This court has consistently held that a defendant is entitled to reasonable notice of the state's intention to invoke the provisions of the Habitual Criminal Act before sentence is imposed thereunder but that the right to such notice is a right which may be waived. (State v. Fountaine, 196 Kan. 638, 414 P.2d 75; Brown v. State, 198 Kan. 345, 424 P.2d 576, and cases cited therein.)

Assuming for purposes of argument that the plaintiff had not been given notice until after the allocution, his claim of prejudicial error cannot be upheld. When Mr. Lieser was sentenced he was *506 represented by two lawyers, both of whom are known by this court to have had long experience at the bar of this state, and there is nothing in the record to show any objection made to the evidence of former convictions when the evidence was offered. To the contrary, the state asserts in its brief that no objection was made to the introduction of that evidence, and this statement stands unchallenged.

Neither does the record show that the plaintiff has ever denied the prior convictions or denied that he is the person to whom the convictions refer. No contention has been advanced in this appeal that plaintiff was refused an opportunity either to be heard concerning the admissibility of the evidence or to refute the allegations that he had been previously convicted of felonies.

Under the circumstances detailed here, we believe this plaintiff must be deemed to have waived prior notice of intent to invoke the provisions of K.S.A. 21-107a. In a situation very similar to that obtaining in the instant action, the federal court in Browning v. Hand, 284 F.2d 346 (1960) had this to say:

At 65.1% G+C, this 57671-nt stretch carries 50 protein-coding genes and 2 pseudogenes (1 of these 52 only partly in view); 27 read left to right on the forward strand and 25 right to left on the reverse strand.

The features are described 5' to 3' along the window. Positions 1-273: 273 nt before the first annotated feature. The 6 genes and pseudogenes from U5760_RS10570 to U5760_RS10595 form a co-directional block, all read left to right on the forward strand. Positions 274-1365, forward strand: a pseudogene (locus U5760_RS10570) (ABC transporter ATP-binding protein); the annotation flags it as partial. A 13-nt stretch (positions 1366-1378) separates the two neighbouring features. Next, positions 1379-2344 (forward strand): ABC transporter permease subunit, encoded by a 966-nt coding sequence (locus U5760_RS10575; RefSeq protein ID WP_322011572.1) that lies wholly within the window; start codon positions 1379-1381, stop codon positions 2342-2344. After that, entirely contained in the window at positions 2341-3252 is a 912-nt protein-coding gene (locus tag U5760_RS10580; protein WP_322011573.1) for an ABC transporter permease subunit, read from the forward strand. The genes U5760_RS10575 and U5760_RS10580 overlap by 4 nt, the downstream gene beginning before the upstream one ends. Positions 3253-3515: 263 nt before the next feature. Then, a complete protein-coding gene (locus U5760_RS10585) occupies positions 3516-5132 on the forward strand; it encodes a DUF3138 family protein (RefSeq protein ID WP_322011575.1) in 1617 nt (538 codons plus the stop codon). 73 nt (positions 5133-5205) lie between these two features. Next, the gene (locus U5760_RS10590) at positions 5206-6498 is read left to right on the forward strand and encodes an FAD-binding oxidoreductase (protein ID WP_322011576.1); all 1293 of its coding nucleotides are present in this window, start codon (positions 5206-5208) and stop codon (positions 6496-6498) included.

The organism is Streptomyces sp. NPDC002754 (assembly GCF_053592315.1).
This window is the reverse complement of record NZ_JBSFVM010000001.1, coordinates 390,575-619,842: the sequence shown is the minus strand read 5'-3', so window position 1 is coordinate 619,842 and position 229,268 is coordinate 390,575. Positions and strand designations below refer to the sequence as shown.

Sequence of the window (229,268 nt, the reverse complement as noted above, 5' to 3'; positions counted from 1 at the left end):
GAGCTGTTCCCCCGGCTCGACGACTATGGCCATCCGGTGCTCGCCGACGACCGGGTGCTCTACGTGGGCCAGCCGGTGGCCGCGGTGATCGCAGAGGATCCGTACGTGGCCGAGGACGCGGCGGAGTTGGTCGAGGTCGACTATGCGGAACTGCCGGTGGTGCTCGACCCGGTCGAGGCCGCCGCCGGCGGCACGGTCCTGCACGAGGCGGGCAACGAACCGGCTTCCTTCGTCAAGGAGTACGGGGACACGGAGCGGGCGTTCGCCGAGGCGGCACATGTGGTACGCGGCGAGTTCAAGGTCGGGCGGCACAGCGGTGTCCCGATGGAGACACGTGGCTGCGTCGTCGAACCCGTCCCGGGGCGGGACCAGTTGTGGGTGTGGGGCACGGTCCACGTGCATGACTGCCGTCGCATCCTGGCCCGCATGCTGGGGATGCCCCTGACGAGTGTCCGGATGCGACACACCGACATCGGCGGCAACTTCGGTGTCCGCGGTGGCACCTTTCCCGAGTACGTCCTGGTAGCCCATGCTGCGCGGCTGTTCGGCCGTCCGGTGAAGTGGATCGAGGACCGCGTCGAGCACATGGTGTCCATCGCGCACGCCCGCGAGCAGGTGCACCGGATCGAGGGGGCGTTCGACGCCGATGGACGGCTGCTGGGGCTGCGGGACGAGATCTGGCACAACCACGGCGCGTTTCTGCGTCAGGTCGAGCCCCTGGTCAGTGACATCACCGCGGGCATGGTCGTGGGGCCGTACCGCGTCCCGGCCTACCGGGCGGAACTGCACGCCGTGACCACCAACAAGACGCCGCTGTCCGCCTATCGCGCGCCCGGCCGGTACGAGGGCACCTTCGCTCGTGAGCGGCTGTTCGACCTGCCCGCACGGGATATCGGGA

"... Assuming that prior notice of the hearing was not given, the defendant was present at the hearing with his attorney, and no contention is made that he did not have full opportunity to be heard on all matters under consideration and to controvert the allegation that he had been convicted of previous felonies which would make him subject to the penalties of the habitual criminal statute. The time for complaint was then, not now...." (p. 347.)

The same court, speaking in Johnson v. State of Kansas, 284 F.2d 344 (1960) also said:

"... There is nothing in the record to show that the petitioner denied these prior convictions or that he was not the same person described in the exhibits which were before the sentencing court...." (p. 346.)

See, also, Kelly v. State, 196 Kan. 428, 411 P.2d 611; Burnett v. State, 199 Kan. 362, 429 P.2d 923.

We find no error which may be said to have resulted in prejudice to the plaintiff's substantial rights, and the judgment is affirmed.